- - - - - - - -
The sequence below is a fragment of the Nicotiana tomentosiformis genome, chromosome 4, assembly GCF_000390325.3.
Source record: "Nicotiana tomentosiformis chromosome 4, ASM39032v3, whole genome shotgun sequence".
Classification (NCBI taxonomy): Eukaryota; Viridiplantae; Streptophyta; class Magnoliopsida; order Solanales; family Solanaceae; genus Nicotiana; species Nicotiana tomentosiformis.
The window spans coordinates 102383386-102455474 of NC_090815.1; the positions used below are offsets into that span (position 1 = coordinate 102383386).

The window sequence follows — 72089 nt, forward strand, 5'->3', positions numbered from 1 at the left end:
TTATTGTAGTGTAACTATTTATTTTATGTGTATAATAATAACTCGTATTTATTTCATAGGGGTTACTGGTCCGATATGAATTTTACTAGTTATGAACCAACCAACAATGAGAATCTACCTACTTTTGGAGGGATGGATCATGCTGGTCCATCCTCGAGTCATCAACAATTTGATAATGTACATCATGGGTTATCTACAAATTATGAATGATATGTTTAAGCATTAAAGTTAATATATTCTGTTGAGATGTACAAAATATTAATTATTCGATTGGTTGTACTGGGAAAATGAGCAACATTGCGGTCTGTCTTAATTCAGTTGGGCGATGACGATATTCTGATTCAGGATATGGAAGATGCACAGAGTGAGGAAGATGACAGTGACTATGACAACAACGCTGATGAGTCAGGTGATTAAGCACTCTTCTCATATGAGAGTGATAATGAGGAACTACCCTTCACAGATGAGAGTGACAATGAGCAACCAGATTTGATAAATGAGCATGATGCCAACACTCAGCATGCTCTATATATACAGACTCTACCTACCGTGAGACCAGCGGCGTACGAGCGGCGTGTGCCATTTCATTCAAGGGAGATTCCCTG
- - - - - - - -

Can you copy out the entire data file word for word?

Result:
The sequence below is a fragment of the Nicotiana tomentosiformis genome, chromosome 4, assembly GCF_000390325.3.
Source record: "Nicotiana tomentosiformis chromosome 4, ASM39032v3, whole genome shotgun sequence".
Classification (NCBI taxonomy): Eukaryota; Viridiplantae; Streptophyta; class Magnoliopsida; order Solanales; family Solanaceae; genus Nicotiana; species Nicotiana tomentosiformis.
The window spans coordinates 102383386-102455474 of NC_090815.1; the positions used below are offsets into that span (position 1 = coordinate 102383386).

The window sequence follows — 72089 nt, forward strand, 5'->3', positions numbered from 1 at the left end:
TTATTGTAGTGTAACTATTTATTTTATGTGTATAATAATAACTCGTATTTATTTCATAGGGGTTACTGGTCCGATATGAATTTTACTAGTTATGAACCAACCAACAATGAGAATCTACCTACTTTTGGAGGGATGGATCATGCTGGTCCATCCTCGAGTCATCAACAATTTGATAATGTACATCATGGGTTATCTACAAATTATGAATGATATGTTTAAGCATTAAAGTTAATATATTCTGTTGAGATGTACAAAATATTAATTATTCGATTGGTTGTACTGGGAAAATGAGCAACATTGCGGTCTGTCTTAATTCAGTTGGGCGATGACGATATTCTGATTCAGGATATGGAAGATGCACAGAGTGAGGAAGATGACAGTGACTATGACAACAACGCTGATGAGTCAGGTGATTAAGCACTCTTCTCATATGAGAGTGATAATGAGGAACTACCCTTCACAGATGAGAGTGACAATGAGCAACCAGATTTGATAAATGAGCATGATGCCAACACTCAGCATGCTCTATATATACAGACTCTACCTACCGTGAGACCAGCGGCGTACGAGCGGCGTGTGCCATTTCATTCAAGGGAGATTCCCTG